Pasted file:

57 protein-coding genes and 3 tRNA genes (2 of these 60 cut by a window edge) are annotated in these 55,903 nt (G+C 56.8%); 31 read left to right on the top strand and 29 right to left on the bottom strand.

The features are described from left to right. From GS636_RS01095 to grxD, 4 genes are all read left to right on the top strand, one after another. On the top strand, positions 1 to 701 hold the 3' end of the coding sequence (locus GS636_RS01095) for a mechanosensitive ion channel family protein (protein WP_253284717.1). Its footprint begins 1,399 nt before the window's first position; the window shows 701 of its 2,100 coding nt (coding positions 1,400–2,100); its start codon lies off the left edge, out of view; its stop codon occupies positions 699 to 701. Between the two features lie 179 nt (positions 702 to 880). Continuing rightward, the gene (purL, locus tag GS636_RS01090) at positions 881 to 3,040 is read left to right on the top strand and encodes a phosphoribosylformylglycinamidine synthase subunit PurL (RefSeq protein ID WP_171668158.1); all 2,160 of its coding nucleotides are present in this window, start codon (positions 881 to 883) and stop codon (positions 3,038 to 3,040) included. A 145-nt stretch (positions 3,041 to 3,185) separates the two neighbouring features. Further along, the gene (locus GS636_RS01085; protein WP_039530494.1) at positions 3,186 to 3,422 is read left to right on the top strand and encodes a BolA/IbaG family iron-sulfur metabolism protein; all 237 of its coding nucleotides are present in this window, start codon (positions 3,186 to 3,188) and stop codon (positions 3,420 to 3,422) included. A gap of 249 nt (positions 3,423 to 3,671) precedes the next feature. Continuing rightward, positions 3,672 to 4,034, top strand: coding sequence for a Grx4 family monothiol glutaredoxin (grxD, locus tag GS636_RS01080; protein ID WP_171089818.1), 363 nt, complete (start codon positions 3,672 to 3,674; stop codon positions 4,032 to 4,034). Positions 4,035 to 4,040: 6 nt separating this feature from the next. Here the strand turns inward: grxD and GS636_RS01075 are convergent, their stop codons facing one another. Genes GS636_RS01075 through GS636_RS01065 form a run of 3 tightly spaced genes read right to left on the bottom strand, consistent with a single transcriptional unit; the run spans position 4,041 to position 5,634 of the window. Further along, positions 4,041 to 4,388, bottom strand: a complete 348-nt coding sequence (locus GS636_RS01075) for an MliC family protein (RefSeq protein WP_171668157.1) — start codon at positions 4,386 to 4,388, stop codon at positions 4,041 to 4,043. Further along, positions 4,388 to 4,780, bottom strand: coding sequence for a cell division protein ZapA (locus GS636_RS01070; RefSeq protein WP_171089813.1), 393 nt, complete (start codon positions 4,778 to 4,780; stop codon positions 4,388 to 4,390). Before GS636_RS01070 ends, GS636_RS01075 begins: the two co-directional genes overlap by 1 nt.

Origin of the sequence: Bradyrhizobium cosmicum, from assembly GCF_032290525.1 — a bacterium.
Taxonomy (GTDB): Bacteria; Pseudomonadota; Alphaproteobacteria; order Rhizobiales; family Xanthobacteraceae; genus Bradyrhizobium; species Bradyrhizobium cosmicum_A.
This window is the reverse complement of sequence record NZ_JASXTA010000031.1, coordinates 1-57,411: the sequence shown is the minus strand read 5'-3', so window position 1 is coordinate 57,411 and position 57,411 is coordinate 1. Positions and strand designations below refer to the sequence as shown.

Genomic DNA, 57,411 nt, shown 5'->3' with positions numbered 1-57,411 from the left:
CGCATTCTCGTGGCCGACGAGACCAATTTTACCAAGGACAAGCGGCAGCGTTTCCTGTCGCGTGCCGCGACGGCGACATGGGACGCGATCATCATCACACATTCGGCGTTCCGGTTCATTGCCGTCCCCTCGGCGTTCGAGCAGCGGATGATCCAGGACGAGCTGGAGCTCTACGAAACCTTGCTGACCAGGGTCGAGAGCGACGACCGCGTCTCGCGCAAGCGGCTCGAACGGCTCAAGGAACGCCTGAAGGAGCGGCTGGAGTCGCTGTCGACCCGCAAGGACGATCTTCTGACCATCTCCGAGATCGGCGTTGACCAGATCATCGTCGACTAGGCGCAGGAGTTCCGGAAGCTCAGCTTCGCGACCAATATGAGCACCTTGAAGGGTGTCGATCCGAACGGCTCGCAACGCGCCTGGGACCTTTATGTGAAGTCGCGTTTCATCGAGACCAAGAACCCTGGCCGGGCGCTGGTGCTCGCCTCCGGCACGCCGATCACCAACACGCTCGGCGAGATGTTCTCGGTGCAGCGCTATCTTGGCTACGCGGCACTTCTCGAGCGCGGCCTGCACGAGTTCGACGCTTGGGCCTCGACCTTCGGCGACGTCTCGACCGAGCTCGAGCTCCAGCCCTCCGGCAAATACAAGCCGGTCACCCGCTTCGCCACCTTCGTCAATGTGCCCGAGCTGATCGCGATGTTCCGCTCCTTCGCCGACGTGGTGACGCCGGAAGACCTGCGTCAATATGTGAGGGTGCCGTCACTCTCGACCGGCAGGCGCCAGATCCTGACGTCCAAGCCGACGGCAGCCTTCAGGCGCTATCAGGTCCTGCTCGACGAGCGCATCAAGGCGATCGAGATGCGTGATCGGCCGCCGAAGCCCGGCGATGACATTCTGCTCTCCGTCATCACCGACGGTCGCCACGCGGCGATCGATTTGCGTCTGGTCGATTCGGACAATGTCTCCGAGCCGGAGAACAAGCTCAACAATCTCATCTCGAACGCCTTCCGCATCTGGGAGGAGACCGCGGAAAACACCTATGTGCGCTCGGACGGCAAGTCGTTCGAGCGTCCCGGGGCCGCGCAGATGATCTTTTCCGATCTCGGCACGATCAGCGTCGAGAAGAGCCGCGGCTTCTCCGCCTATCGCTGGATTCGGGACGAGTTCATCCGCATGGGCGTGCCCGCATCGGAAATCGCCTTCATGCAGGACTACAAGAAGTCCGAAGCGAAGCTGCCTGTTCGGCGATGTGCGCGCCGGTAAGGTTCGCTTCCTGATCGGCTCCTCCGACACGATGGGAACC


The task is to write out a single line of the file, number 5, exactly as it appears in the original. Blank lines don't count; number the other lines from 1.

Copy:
This window is the reverse complement of sequence record NZ_JASXTA010000031.1, coordinates 1-57,411: the sequence shown is the minus strand read 5'-3', so window position 1 is coordinate 57,411 and position 57,411 is coordinate 1. Positions and strand designations below refer to the sequence as shown.